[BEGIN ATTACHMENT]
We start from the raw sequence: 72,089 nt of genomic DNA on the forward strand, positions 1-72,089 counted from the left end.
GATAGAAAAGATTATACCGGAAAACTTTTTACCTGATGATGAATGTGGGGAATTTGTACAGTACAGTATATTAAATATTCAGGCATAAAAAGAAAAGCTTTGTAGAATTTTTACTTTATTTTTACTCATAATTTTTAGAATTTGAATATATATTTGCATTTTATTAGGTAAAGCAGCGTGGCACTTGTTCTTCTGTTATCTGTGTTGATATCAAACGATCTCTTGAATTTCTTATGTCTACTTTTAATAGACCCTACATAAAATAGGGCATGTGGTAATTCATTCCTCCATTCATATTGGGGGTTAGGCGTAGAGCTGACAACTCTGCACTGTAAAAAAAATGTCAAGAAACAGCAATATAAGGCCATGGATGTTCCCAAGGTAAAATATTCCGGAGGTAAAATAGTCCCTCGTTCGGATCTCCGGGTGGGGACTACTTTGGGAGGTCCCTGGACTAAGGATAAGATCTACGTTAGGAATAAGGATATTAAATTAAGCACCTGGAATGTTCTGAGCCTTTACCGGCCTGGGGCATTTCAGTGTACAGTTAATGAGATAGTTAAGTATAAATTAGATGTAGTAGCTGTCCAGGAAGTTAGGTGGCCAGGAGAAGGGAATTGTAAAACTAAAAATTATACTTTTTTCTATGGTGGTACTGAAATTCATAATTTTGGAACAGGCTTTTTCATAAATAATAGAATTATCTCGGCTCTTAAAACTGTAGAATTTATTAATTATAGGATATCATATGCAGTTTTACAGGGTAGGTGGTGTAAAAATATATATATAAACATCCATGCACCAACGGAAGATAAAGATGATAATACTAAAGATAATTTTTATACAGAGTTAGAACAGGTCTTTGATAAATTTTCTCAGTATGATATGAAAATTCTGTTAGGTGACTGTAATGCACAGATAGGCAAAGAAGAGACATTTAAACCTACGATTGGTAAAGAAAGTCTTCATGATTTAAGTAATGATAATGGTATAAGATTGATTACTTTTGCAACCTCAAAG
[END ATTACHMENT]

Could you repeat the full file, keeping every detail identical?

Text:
We start from the raw sequence: 72,089 nt of genomic DNA on the forward strand, positions 1-72,089 counted from the left end.
GATAGAAAAGATTATACCGGAAAACTTTTTACCTGATGATGAATGTGGGGAATTTGTACAGTACAGTATATTAAATATTCAGGCATAAAAAGAAAAGCTTTGTAGAATTTTTACTTTATTTTTACTCATAATTTTTAGAATTTGAATATATATTTGCATTTTATTAGGTAAAGCAGCGTGGCACTTGTTCTTCTGTTATCTGTGTTGATATCAAACGATCTCTTGAATTTCTTATGTCTACTTTTAATAGACCCTACATAAAATAGGGCATGTGGTAATTCATTCCTCCATTCATATTGGGGGTTAGGCGTAGAGCTGACAACTCTGCACTGTAAAAAAAATGTCAAGAAACAGCAATATAAGGCCATGGATGTTCCCAAGGTAAAATATTCCGGAGGTAAAATAGTCCCTCGTTCGGATCTCCGGGTGGGGACTACTTTGGGAGGTCCCTGGACTAAGGATAAGATCTACGTTAGGAATAAGGATATTAAATTAAGCACCTGGAATGTTCTGAGCCTTTACCGGCCTGGGGCATTTCAGTGTACAGTTAATGAGATAGTTAAGTATAAATTAGATGTAGTAGCTGTCCAGGAAGTTAGGTGGCCAGGAGAAGGGAATTGTAAAACTAAAAATTATACTTTTTTCTATGGTGGTACTGAAATTCATAATTTTGGAACAGGCTTTTTCATAAATAATAGAATTATCTCGGCTCTTAAAACTGTAGAATTTATTAATTATAGGATATCATATGCAGTTTTACAGGGTAGGTGGTGTAAAAATATATATATAAACATCCATGCACCAACGGAAGATAAAGATGATAATACTAAAGATAATTTTTATACAGAGTTAGAACAGGTCTTTGATAAATTTTCTCAGTATGATATGAAAATTCTGTTAGGTGACTGTAATGCACAGATAGGCAAAGAAGAGACATTTAAACCTACGATTGGTAAAGAAAGTCTTCATGATTTAAGTAATGATAATGGTATAAGATTGATTACTTTTGCAACCTCAAAG